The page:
Broadband light sources with liquid core

1 min read

A supercontinuum light source has been generated using liquid core optical fibres, says a team from the Leibniz Institute of Photonic Technology, the Fraunhofer Institute of Applied Optics and Precision Mechanics, the Friedrich Schiller University of Jena, and the Helmholtz Institute Jena.

The researchers ‘shot’ a hybrid waveguide with an ultrafast, intense laser pulse which is said to have produced a very broad light spectrum of 1.1μm to 2.7μm in the near and mid-infrared range.

According to the team, the coupled, ultrafast light pulse breaks up into solitons due to non-linear interactions with matter in the optical fibre. This is said to form the broadband laser light that is indispensable as a supercontinuum light source for applications in medical imaging, measurement technology and spectroscopy.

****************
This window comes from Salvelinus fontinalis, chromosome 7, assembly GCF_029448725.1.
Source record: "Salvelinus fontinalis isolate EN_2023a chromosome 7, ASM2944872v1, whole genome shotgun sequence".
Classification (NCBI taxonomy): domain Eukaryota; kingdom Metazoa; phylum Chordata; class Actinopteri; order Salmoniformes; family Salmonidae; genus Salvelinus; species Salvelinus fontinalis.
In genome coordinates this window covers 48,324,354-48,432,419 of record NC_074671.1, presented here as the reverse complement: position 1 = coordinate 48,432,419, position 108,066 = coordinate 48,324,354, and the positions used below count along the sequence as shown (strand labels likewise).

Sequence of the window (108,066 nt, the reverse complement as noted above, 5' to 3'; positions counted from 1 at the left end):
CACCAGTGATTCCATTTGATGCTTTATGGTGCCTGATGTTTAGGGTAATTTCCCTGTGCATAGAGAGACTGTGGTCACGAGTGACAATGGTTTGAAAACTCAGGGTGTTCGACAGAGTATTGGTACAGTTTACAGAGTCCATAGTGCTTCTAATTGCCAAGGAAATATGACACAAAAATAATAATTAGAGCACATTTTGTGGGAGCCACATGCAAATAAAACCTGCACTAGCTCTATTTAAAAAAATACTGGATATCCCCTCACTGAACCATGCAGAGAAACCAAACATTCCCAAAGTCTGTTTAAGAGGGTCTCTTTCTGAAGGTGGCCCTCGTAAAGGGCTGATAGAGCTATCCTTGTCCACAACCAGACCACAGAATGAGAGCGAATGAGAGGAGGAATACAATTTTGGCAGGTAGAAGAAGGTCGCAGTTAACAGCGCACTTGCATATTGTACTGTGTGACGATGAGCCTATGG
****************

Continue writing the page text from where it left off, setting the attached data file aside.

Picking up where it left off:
However, not many materials show nonlinear optical effects and, at the same time, exhibit sufficient light transmission in the infrared spectral range.

"To resolve this issue, the fibre core was filled with carbon disulphide, a liquid chemical compound with a very high refractive index,” explained Mario Chemnitz, scientist at the Leibniz Institute. “If we then couple polarised light into the core, the carbon disulphide molecules orient themselves along the electromagnetic field of the light.

“Due to this molecular orientation, the optical density – and thus the light transmission in the fibre – varies according to the intensity of the laser light."

One unique feature of carbon disulphide is that the molecules orient themselves with a certain time delay.

According to the team, this characteristic reduces fluctuations in the spectral bandwidth of the supercontinuum light source and makes liquid core fibres a more stable alternative to the known broadband light sources based on optical fibres made from special glasses.